“We have to leave.” Sean’s voice stopped him cold. Slowly, he turned towards the source of the voice, hidden in the living room at the end of the hallway. “I can’t, Sean.” He heard Anna say- as if she had said it a hundred times before. “I made a promise and I have to keep it.” “Why?” Andrew heard Sean’s feet cross the floor. For a brief moment, he saw the older man, making his way to the kitchen. “Because he’s a child!” she said, her voice rising with her stress. “Not YOUR child!” Sean shouted back, and Andrew heard him bang his fist on the counter. “That doesn’t matter to me!” she shouted back, rushing after him. “Andrew matters to me!” Sean turned on her, shouting into her face. “He’s just an undead little slime- and he’s controlling you!” Sean put his hand down on the sink, and there was a loud sizzling sound. He screamed, recoiling- and Anna realized that the temperature in the apartment was rising- and rising.
She turned, slowly, to the hallway- and saw Andrew standing there. Andrew’s eyes were completely black- his fists clenched at his sides. “Andrew,” she said, dropping to her knees beside the little demon. “Calm down, sweetie,” her voice came from far away, as Andrew glared at Sean. He hated him- simply, and from the bottom of his entire being, Andrew hated Sean. Sean raised his hands, as if to block the gaze of the little demon.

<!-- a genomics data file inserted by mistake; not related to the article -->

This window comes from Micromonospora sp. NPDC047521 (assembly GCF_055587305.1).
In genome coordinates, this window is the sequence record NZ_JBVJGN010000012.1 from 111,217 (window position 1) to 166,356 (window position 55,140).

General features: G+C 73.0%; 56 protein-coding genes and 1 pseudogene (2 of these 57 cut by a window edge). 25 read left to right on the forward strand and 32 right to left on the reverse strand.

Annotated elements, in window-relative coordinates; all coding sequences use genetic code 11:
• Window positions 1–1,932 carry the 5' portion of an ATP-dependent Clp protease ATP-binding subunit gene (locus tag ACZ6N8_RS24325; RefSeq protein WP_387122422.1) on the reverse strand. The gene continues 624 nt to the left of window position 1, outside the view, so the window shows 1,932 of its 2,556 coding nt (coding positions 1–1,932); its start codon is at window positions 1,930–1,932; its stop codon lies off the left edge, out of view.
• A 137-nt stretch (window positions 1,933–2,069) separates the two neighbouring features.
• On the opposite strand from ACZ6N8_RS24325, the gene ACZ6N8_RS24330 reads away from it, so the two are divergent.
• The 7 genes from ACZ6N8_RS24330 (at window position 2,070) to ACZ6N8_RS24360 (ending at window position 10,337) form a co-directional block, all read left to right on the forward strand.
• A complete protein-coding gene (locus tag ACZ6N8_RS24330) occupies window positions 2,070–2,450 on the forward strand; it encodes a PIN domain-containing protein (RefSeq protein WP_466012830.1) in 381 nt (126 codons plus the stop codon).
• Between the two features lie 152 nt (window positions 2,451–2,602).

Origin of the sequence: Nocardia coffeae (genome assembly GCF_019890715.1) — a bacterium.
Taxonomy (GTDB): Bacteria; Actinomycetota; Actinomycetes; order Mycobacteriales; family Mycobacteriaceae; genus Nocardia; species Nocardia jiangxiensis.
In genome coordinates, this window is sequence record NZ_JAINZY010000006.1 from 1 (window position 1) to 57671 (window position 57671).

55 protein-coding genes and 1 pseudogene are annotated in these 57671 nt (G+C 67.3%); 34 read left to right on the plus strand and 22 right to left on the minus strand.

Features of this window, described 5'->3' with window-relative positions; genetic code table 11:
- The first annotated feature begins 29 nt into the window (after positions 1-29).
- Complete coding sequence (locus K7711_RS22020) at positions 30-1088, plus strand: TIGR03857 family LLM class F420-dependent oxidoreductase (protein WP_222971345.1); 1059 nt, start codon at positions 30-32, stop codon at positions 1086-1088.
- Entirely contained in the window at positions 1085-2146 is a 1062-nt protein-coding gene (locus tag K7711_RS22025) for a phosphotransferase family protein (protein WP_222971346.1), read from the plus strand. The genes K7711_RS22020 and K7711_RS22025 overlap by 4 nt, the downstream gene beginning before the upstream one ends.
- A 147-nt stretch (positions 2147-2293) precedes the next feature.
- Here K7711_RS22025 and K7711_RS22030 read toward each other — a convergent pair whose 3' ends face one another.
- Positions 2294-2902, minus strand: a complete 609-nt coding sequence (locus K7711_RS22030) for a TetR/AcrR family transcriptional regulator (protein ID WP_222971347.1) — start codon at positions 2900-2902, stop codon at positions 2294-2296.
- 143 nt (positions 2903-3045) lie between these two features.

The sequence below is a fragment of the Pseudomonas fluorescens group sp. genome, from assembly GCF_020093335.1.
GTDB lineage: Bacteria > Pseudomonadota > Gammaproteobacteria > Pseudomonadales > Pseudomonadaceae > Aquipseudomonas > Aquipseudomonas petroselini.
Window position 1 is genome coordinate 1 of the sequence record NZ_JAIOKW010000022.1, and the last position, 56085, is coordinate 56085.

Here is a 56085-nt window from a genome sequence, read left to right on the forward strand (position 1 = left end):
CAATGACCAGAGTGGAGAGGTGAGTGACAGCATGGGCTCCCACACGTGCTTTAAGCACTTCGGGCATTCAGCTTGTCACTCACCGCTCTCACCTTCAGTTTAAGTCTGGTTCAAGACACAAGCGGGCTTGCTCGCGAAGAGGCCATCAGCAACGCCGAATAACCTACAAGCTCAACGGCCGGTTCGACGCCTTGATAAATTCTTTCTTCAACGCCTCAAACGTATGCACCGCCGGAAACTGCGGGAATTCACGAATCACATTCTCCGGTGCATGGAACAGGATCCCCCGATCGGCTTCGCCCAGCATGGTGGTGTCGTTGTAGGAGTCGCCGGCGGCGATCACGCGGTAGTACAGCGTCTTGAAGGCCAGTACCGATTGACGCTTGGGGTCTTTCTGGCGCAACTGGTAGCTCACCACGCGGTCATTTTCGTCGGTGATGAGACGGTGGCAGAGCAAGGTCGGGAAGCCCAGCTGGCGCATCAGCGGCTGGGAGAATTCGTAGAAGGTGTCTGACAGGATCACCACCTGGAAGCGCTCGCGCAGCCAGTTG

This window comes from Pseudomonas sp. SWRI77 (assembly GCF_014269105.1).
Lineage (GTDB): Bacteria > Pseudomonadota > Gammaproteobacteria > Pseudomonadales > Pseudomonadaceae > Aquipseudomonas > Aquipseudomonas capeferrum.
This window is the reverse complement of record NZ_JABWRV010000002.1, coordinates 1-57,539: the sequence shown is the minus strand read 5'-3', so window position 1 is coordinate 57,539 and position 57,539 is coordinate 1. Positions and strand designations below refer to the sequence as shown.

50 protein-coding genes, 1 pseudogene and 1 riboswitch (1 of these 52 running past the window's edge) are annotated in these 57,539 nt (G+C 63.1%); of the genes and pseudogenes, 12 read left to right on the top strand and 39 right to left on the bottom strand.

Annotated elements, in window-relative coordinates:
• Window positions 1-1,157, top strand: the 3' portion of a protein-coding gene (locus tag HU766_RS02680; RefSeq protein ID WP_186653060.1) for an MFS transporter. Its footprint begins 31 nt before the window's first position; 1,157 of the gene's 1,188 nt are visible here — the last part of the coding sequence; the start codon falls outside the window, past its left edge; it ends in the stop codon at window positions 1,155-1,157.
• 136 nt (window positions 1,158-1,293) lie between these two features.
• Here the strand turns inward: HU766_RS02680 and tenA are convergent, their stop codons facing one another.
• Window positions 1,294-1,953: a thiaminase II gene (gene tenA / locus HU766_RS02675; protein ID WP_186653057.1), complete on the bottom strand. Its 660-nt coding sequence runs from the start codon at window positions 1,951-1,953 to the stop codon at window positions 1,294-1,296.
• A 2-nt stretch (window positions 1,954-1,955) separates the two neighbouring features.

Suddenly, Sean’s whole body jerked, and he turned away- revealing a long rip in his shirt- a huge, aggressive claw mark bleeding down his back. “Andrew, please!” Anna screamed, grabbing the little demon, shaking him by the shoulders. His body flopped, his eyes fixed on Sean. The kettle on the stove began to whistle, the paint on the one painting in the apartment melting. The window in the living room began to crack, starting from the edges and making its way inwards. Sean slid down the counter, boils and blisters standing out on his skin. He coughed uncontrollably, and suddenly, a fly forced its way through his lips. His jaw was forced open, and a million flies flew out, buzzing all around the apartment. “Please, Andrew!” Anna was sobbing, crawling backwards, away from the demon. “Please, stop!” suddenly, Andrew heard her. He turned towards her, saw the tears streaming down her face. He reached out to reassure her, but she recoiled. He froze for a moment, and suddenly, with a loud SNAP, both he and Sean were gone- leaving Anna alone in the ruined apartment.